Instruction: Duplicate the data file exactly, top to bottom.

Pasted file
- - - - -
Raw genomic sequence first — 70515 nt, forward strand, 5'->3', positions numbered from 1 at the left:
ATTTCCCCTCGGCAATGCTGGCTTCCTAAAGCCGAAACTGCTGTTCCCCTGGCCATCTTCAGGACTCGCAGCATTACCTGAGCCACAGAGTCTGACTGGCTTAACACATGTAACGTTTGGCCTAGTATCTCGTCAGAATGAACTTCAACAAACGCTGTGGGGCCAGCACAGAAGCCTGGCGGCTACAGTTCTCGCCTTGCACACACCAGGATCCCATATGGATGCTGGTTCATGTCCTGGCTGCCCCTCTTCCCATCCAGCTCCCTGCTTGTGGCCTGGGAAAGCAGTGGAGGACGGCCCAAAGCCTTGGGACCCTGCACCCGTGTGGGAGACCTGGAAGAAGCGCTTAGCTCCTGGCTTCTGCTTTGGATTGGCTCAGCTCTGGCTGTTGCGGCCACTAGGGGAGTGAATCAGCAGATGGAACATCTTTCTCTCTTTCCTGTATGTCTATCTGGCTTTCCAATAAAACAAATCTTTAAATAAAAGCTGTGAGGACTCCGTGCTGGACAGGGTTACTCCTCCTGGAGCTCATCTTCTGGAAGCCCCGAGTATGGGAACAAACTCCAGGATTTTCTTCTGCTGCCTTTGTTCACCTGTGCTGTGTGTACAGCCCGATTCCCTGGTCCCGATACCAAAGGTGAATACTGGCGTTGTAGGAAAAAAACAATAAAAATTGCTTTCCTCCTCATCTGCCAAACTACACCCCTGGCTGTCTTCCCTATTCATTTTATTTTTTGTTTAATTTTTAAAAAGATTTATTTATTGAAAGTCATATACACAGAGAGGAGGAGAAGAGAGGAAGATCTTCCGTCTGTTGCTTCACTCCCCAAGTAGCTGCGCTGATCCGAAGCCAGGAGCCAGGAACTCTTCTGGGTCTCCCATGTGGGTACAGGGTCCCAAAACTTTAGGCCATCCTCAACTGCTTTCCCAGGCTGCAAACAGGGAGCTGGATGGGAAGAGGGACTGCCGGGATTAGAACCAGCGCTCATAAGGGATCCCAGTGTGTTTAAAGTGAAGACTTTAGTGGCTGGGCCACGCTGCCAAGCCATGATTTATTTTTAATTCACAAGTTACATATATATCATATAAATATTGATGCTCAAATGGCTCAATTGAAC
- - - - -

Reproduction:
Raw genomic sequence first — 70515 nt, forward strand, 5'->3', positions numbered from 1 at the left:
ATTTCCCCTCGGCAATGCTGGCTTCCTAAAGCCGAAACTGCTGTTCCCCTGGCCATCTTCAGGACTCGCAGCATTACCTGAGCCACAGAGTCTGACTGGCTTAACACATGTAACGTTTGGCCTAGTATCTCGTCAGAATGAACTTCAACAAACGCTGTGGGGCCAGCACAGAAGCCTGGCGGCTACAGTTCTCGCCTTGCACACACCAGGATCCCATATGGATGCTGGTTCATGTCCTGGCTGCCCCTCTTCCCATCCAGCTCCCTGCTTGTGGCCTGGGAAAGCAGTGGAGGACGGCCCAAAGCCTTGGGACCCTGCACCCGTGTGGGAGACCTGGAAGAAGCGCTTAGCTCCTGGCTTCTGCTTTGGATTGGCTCAGCTCTGGCTGTTGCGGCCACTAGGGGAGTGAATCAGCAGATGGAACATCTTTCTCTCTTTCCTGTATGTCTATCTGGCTTTCCAATAAAACAAATCTTTAAATAAAAGCTGTGAGGACTCCGTGCTGGACAGGGTTACTCCTCCTGGAGCTCATCTTCTGGAAGCCCCGAGTATGGGAACAAACTCCAGGATTTTCTTCTGCTGCCTTTGTTCACCTGTGCTGTGTGTACAGCCCGATTCCCTGGTCCCGATACCAAAGGTGAATACTGGCGTTGTAGGAAAAAAACAATAAAAATTGCTTTCCTCCTCATCTGCCAAACTACACCCCTGGCTGTCTTCCCTATTCATTTTATTTTTTGTTTAATTTTTAAAAAGATTTATTTATTGAAAGTCATATACACAGAGAGGAGGAGAAGAGAGGAAGATCTTCCGTCTGTTGCTTCACTCCCCAAGTAGCTGCGCTGATCCGAAGCCAGGAGCCAGGAACTCTTCTGGGTCTCCCATGTGGGTACAGGGTCCCAAAACTTTAGGCCATCCTCAACTGCTTTCCCAGGCTGCAAACAGGGAGCTGGATGGGAAGAGGGACTGCCGGGATTAGAACCAGCGCTCATAAGGGATCCCAGTGTGTTTAAAGTGAAGACTTTAGTGGCTGGGCCACGCTGCCAAGCCATGATTTATTTTTAATTCACAAGTTACATATATATCATATAAATATTGATGCTCAAATGGCTCAATTGAAC